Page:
FirstNode=SoundNodeAttenuation
   VolumeMultiplier=1.0
   Duration=0.28446710
 object end
 // Reference: SoundCue'WP_ProximityMine.ProximityMineBeepCue'

The bolded line for ChildNodes indicates UE Explorer failed to decode the list of child nodes because UE Explorer doesn't know what the array type is in this case. I know it's an array of objects, so click the "Options" menu and under "Array Type Definitions" click "Add" then enter "SoundNodeAttenuation.ChildNodes" in the "Group" box and choose "ObjectProperty" from the "Type" list and click save. You'll only need to do this once to set up UE Explorer and then it will work for all attenuation nodes. But if the cue in question has some other sub-node type you may need to repeat this process for the new sub-node kind.

Now select the cue again (you may need to click off and back on again to get the screen to refresh) and you should see this:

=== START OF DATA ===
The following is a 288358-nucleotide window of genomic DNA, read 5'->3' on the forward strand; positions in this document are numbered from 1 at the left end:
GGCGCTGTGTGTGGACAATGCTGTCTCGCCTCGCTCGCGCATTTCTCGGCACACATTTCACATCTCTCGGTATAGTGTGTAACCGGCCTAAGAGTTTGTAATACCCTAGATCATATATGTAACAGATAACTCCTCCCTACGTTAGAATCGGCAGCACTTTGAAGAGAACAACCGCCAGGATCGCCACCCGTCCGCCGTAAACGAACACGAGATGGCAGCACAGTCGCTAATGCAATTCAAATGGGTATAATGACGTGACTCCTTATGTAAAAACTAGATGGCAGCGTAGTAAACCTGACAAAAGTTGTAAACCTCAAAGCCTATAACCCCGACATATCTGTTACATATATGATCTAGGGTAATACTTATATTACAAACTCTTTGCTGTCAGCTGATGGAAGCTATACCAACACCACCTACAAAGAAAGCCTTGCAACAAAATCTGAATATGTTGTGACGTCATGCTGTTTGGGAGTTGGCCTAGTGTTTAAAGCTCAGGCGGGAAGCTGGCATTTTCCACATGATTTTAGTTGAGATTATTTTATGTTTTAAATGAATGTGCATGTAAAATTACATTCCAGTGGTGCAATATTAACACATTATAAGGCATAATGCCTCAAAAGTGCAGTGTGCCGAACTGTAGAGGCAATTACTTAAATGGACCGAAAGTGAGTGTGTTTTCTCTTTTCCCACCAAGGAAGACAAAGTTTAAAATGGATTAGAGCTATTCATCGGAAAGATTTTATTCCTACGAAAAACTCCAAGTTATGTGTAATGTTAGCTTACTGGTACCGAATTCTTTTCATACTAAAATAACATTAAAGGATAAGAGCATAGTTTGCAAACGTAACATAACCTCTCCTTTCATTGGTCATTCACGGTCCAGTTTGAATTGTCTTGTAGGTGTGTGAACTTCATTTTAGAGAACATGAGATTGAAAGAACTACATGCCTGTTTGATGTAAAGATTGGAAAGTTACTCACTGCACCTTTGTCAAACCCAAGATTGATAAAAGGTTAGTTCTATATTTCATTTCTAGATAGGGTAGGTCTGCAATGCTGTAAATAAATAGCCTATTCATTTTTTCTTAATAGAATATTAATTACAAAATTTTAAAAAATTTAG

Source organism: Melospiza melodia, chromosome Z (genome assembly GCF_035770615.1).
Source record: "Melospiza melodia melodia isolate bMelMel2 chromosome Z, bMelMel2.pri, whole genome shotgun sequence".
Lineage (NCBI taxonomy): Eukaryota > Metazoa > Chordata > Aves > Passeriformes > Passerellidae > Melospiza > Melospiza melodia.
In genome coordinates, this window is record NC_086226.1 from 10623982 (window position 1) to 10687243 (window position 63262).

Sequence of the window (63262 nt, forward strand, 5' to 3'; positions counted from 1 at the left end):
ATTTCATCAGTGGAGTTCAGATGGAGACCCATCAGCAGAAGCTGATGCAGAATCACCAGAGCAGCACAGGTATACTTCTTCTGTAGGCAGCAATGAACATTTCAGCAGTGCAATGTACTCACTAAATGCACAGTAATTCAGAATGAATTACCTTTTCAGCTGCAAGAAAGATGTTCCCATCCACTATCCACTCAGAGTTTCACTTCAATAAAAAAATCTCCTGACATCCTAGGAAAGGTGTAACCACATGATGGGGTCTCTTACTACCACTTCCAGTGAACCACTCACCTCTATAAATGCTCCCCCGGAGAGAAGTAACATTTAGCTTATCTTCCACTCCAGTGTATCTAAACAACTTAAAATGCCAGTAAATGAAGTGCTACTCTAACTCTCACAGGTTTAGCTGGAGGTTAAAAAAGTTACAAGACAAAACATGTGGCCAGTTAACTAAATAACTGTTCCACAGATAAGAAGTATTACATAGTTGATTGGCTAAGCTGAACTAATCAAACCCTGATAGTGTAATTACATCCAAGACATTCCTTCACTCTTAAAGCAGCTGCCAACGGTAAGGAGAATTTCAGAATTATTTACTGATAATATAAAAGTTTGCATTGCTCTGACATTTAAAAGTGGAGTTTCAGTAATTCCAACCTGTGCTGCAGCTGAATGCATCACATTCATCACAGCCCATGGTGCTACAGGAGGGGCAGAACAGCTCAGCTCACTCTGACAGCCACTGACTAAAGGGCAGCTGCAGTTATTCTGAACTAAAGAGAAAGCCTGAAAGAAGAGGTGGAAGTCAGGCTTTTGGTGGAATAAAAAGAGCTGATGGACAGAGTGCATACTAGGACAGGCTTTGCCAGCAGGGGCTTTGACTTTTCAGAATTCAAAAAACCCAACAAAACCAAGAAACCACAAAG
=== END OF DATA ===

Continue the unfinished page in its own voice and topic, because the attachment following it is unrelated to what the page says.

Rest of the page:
begin object name=ProximityMineBeepCue class=SoundCue
   SoundClass=SoundFX
   SoundClassName=ESoundClassName.None
   begin object name=SoundNodeAttenuation class=SoundNodeAttenuation
       ChildNodes(0)=SoundNodeWave'WP_ProximityMine.ProximityMineBeep'
   object end
   // Reference: SoundNodeAttenuation'WP_ProximityMine.ProximityMineBeepCue.SoundNodeAttenuation'
   FirstNode=SoundNodeAttenuation
   VolumeMultiplier=1.0
   Duration=0.28446710
 object end
 // Reference: SoundCue'WP_ProximityMine.ProximityMineBeepCue'

Much better! Now we see the SoundNodeWave named "WP_ProximityMineBeep.ProximityMineBeep" is a child of the SoundNodeAttenuation node in the ProximityMineBeepCue. Now that we've located the object, we can construct the patch file.

Constructing the Patch File

The basic idea of the patch file is to replace the reference to the SoundNodeWave object in the cue with a null reference. Then when the cue plays, it finds no sound file to play and you will get only silence.